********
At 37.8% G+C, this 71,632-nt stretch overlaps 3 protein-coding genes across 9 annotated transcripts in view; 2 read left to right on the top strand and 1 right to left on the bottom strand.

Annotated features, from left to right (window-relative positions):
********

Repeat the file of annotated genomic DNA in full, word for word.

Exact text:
At 37.8% G+C, this 71,632-nt stretch overlaps 3 protein-coding genes across 9 annotated transcripts in view; 2 read left to right on the top strand and 1 right to left on the bottom strand.

Annotated features, from left to right (window-relative positions):